Anyone reading our blog of late has probably concluded I’m
obsessed with turning 60. Now while that
might be an exaggeration, I am more likely to read articles and pay attention
to news shows featuring the topic of aging.
That is why I read with interest an article in the New York Times
last Sunday by Peggy Klaus called, Embrace
Your Age and Conquer the World. I
don’t know about conquering the world so much, but maybe conquering my own
world would be a worthy pursuit. Klaus
argues that in spite of, or perhaps because of, ageism (discrimination based on
age) we Baby Boomers should “start to own, even embrace, how old we are”. She says it’s the perfect time for a major
cultural attitude adjustment. Hmmm,
maybe this aging thing just got a lot better, I thought to myself.
Klaus cited a Northwestern University study in which the
author opined that people who are 55 and even 65 have more innovation potential
than 25 year olds. Benjamin Jones noted
in a paper titled, “Age and Great Invention” there has been a large upward
trend in the age at which innovators begin their active careers.
A CBS Morning Show last week featured Jeffrey Kluger of
Time Magazine in a segment called
“Awesome Aging”. Kluger contends
creativity increases with age. He
referenced studies that have found the brain continues to grow in those areas
involving creativity. The very deterioration we dread actually enhances
creativity. Kluger says, “The walls
break down. It’s no longer language in
the left hemisphere and art in the right.
There is a free flow of information back and forth.” He added, “Wisdom is a bi-product of
creativity. What is wisdom but creative
thinking?” This must be why Frank Lloyd
Wright, Pablo Picasso, and even Galileo did some of their best work in their
I can’t tell you how affirming these two articles are. Creativity is a central thesis of Be Brave. Lose the Beige (our blogsite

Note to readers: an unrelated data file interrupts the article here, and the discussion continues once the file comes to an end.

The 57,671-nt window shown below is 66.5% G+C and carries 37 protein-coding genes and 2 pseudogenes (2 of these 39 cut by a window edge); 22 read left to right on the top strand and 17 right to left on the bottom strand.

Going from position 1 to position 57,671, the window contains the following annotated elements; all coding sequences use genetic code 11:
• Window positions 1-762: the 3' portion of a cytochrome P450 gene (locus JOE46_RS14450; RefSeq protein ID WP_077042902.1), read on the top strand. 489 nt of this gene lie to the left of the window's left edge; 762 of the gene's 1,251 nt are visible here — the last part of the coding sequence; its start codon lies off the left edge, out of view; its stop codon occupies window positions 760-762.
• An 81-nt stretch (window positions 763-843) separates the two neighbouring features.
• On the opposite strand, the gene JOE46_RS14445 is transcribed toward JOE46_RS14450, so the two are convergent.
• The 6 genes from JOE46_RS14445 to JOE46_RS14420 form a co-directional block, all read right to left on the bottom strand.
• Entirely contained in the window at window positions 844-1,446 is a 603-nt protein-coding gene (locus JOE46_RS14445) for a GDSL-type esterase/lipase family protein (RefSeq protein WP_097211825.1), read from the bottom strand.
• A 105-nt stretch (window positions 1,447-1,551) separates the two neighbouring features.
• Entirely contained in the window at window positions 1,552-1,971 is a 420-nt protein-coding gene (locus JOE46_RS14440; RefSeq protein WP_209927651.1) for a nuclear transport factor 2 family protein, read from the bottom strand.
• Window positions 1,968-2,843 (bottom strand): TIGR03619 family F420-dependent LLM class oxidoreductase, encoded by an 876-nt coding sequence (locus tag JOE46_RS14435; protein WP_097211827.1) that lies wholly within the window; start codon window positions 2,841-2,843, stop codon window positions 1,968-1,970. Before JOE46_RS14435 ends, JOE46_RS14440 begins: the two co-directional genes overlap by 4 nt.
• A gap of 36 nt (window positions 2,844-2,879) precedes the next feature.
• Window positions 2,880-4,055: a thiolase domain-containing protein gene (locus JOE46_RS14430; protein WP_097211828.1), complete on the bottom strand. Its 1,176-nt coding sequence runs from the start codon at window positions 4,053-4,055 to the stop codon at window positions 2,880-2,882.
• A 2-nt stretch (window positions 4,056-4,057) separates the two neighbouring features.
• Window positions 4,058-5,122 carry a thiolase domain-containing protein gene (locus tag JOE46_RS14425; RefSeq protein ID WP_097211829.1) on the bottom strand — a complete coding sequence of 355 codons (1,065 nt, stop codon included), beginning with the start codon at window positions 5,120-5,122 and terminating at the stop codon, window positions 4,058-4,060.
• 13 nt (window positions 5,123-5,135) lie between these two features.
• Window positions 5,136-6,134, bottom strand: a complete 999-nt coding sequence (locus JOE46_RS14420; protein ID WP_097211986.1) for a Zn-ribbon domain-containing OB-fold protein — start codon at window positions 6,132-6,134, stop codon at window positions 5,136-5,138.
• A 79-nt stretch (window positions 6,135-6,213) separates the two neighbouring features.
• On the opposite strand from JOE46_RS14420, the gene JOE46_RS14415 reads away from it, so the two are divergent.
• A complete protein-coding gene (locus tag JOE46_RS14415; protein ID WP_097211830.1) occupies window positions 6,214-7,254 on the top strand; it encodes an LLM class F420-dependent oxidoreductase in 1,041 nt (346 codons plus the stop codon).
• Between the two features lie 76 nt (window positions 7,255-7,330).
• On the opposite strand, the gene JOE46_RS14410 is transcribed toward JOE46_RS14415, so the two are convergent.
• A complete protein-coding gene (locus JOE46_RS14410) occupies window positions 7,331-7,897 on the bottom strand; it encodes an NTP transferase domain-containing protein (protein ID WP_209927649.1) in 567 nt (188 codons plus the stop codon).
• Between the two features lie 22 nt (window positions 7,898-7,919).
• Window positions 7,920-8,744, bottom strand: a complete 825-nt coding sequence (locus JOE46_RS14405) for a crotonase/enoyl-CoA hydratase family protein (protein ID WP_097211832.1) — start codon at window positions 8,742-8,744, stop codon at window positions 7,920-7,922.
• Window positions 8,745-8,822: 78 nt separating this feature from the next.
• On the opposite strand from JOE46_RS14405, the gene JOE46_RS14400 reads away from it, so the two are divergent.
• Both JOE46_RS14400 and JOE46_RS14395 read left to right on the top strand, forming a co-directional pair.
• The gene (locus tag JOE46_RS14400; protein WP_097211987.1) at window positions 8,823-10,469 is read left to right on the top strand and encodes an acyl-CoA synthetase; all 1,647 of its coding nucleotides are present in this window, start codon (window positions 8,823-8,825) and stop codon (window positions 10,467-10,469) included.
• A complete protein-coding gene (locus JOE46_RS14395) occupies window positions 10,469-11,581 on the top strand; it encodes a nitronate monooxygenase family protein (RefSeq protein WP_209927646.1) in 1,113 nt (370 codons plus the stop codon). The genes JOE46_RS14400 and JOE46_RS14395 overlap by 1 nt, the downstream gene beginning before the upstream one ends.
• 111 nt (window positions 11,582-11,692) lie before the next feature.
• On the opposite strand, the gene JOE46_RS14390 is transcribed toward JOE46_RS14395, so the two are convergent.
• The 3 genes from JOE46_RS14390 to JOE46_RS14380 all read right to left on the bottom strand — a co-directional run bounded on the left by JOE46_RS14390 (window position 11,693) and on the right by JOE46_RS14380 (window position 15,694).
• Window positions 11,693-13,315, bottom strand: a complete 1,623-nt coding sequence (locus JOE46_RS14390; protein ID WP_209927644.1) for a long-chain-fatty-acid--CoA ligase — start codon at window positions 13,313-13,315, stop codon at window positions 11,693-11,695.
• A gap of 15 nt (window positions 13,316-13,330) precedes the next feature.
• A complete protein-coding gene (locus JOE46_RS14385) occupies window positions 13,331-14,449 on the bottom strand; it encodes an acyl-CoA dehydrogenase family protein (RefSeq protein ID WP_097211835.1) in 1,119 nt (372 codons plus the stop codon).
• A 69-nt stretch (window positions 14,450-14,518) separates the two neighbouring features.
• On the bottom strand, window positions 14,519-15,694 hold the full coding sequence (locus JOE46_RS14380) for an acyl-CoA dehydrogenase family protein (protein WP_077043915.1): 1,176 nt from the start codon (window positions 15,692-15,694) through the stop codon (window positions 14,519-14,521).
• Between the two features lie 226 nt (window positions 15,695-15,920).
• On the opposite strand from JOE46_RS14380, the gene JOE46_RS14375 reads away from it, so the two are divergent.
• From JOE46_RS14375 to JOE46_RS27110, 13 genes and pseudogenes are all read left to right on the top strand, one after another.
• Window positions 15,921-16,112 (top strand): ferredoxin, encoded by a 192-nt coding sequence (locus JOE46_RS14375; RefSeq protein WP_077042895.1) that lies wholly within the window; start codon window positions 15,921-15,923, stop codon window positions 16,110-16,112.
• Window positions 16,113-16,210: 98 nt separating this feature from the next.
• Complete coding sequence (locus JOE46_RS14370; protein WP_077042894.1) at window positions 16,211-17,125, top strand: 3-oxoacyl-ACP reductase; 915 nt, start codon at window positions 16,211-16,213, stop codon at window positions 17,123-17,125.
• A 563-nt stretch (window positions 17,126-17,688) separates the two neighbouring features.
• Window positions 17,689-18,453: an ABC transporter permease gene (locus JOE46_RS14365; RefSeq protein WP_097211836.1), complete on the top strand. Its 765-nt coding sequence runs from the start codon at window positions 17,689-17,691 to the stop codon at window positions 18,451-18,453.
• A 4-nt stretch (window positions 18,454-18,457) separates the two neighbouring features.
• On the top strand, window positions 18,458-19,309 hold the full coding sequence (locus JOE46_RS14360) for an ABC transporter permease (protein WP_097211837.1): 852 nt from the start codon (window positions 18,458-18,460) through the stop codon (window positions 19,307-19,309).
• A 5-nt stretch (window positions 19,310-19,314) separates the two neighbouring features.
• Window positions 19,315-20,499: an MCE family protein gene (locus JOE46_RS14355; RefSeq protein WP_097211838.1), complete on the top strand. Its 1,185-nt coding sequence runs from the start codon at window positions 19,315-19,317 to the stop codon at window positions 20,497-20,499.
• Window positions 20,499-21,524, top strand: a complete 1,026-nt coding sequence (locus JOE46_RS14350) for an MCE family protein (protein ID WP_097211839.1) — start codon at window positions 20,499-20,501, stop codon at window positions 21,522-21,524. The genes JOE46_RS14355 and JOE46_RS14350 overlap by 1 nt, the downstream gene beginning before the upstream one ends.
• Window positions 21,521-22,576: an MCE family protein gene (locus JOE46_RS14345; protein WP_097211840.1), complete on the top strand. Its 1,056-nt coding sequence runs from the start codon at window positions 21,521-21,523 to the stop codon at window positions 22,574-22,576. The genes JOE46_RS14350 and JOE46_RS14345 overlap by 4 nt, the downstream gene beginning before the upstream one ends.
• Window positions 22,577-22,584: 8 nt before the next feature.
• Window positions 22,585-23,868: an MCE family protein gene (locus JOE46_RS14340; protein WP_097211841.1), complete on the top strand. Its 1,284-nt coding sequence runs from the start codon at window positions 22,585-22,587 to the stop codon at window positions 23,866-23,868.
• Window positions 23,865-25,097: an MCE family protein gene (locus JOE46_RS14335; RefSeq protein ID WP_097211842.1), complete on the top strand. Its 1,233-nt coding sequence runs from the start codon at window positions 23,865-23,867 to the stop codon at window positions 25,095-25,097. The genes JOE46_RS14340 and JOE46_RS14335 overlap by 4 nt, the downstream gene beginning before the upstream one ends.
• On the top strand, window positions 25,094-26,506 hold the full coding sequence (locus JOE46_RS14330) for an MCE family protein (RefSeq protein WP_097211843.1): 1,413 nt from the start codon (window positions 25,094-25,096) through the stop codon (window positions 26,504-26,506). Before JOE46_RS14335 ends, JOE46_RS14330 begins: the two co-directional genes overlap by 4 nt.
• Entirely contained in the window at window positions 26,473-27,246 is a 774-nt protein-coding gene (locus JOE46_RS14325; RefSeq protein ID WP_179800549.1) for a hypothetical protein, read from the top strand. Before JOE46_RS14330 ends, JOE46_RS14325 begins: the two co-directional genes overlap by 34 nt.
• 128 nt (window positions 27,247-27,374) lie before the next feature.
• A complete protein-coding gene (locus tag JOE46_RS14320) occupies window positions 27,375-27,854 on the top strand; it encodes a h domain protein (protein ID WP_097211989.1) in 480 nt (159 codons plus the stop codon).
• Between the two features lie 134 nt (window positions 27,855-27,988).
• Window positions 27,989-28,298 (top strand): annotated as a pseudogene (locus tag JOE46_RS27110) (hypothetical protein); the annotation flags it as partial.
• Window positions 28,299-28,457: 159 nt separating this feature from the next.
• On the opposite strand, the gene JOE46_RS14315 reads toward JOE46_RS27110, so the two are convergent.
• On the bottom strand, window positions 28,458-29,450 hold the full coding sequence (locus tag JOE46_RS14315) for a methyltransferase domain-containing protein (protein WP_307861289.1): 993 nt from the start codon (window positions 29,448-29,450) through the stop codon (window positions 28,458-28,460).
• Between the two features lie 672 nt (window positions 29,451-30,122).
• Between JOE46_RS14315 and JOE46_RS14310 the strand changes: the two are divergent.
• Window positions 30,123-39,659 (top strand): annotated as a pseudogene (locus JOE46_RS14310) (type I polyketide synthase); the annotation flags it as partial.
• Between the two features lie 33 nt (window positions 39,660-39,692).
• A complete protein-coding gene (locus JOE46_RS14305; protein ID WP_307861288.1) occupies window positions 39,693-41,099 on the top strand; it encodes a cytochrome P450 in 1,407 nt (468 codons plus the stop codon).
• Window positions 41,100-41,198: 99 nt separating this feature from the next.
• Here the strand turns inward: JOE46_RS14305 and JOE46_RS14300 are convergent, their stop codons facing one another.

and book title). We go so far as to urge
people to “exercise” their creative muscles.
adults, we have come to recognize the validity of exercising our bodies and
minds, but somehow, once we get past the age of ten, we often pay less
attention to our creative muscles. And,
just like physical muscles that fail to be engaged, so can our creative muscles
begin to atrophy. Creativity is not just about participating in the visual or performing
arts. It’s a way of thinking about and
approaching one’s life, a way of viewing the world. It’s doing mundane things in a novel
way. Even a little creative thinking can
produce seismic changes in our lives.
While I have always enjoyed participating in
creative activities, I’m feeling as though I’m on creativity steroids at this
point in my life (at age 60). My brain
is a virtual popcorn machine with new ideas/creative thoughts continuously popping
up (probably more because of my ADD brain).
My husband and I consider ourselves entrepreneurs. I think we must
conceive of new business ideas every other day. The process of conception
(much like in the other kind of conception process) is the fun part– the brain
storming process; the excitement of a new idea; the hope of making the idea an
income producing one…
So, I agree with Peggy Klaus. This is a perfect time for a major cultural
attitude adjustment, and let’s start with us-
the Boomer Generation. After all,
there are a lot of us- 80 million to be precise. Rumor has it over half of us will celebrate
our 100th birthday and beyond.
How do you plan to creatively spend these next 20, 30, or 40 years?